We’ve been writing a lot about breastfeeding this month to remind moms how important it is to nurse their babies. The American Academy of Pediatrics (AAP) recommends that infants be fed only breastmilk for the first six months of life. After that, the AAP suggests continuing breastfeeding while introducing solid foods until a baby’s first year.
A new study in this month’s Journal of Human Lactation shows that while more moms than ever are breastfeeding at birth, only 1 in 3 moms are still breastfeeding their babies at six months. The research also shows that moms who return to work or live in certain areas of the country are less likely to continue breastfeeding in the long term.
We know that when it comes to their babies, moms do the very best they can. We encourage moms to continue breastfeeding as long as they can, but know that sometimes life can be hectic.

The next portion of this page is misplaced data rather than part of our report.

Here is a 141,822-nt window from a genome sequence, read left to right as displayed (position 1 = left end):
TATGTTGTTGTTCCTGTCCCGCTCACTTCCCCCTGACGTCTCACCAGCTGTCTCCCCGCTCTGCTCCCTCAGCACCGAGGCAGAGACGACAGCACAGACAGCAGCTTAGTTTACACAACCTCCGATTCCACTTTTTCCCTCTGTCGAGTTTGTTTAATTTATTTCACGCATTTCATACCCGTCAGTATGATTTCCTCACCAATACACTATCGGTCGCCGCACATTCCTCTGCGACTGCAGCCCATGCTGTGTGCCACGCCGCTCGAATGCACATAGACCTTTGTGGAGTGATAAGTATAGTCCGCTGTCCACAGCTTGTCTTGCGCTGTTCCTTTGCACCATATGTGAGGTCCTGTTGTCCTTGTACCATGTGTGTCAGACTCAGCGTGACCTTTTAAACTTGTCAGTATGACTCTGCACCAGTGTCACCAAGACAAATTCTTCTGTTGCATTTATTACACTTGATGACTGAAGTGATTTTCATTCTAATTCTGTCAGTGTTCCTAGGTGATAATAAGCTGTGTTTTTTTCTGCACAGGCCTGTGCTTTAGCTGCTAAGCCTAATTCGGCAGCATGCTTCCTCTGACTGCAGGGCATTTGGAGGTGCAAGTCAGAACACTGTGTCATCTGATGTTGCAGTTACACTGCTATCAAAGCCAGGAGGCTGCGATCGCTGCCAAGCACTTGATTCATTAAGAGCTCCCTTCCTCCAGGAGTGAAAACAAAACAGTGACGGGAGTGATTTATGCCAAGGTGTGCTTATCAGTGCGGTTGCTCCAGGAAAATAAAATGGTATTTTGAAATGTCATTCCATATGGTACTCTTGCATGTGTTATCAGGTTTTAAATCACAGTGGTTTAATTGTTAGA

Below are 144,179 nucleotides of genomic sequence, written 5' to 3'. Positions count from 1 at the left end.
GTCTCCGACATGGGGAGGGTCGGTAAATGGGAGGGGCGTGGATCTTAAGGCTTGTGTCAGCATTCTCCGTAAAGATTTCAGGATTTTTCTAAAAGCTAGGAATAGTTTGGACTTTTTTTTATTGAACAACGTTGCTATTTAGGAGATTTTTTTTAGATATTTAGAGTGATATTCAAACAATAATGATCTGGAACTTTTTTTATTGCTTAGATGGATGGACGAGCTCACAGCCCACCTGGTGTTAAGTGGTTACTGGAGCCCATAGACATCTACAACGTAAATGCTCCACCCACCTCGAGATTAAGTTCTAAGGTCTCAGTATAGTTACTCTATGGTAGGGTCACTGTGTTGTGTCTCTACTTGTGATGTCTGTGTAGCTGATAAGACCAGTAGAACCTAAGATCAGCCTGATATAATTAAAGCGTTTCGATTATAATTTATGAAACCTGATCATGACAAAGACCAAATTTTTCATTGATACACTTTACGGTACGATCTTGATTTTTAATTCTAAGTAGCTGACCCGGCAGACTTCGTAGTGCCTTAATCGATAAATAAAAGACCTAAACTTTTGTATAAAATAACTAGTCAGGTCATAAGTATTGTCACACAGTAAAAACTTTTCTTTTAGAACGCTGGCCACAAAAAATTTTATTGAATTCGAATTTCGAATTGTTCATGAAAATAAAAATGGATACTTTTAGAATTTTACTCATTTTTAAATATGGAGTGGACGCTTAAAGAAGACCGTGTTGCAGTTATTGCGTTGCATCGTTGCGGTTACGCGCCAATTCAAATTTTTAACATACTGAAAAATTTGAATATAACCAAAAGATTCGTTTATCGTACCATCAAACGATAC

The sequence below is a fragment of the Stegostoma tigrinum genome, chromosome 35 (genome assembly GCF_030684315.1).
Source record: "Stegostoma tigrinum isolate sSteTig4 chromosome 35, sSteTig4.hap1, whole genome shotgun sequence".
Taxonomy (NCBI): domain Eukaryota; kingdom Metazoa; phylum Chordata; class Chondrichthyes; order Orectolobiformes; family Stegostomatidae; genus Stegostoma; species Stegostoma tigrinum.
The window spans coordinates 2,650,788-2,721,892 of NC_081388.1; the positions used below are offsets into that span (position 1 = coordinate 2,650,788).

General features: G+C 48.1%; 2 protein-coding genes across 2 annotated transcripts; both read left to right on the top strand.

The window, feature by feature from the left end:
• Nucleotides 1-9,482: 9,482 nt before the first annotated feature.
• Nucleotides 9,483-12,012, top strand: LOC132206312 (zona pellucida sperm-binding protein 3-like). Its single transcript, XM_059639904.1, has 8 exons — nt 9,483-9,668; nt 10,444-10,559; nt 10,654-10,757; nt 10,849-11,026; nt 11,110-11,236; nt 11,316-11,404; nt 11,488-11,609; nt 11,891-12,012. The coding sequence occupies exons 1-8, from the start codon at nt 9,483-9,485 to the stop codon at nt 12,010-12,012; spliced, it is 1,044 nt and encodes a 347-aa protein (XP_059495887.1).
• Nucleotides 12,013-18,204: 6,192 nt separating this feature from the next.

If you’re planning on going back to work and want to continue long-term breastfeeding, ask your employer if there is a lactation policy or benefit in place. More companies are offering new moms a private place and time to express (pump) milk. You may want to consider a gradual transition by working from home a few days a week or working part-time. Employers will want to help you continue breastfeeding because moms of breastfed babies are sick less often and, therefore, miss work less often.
Learn more about the benefits of breastfeeding and helpful tips for nursing moms.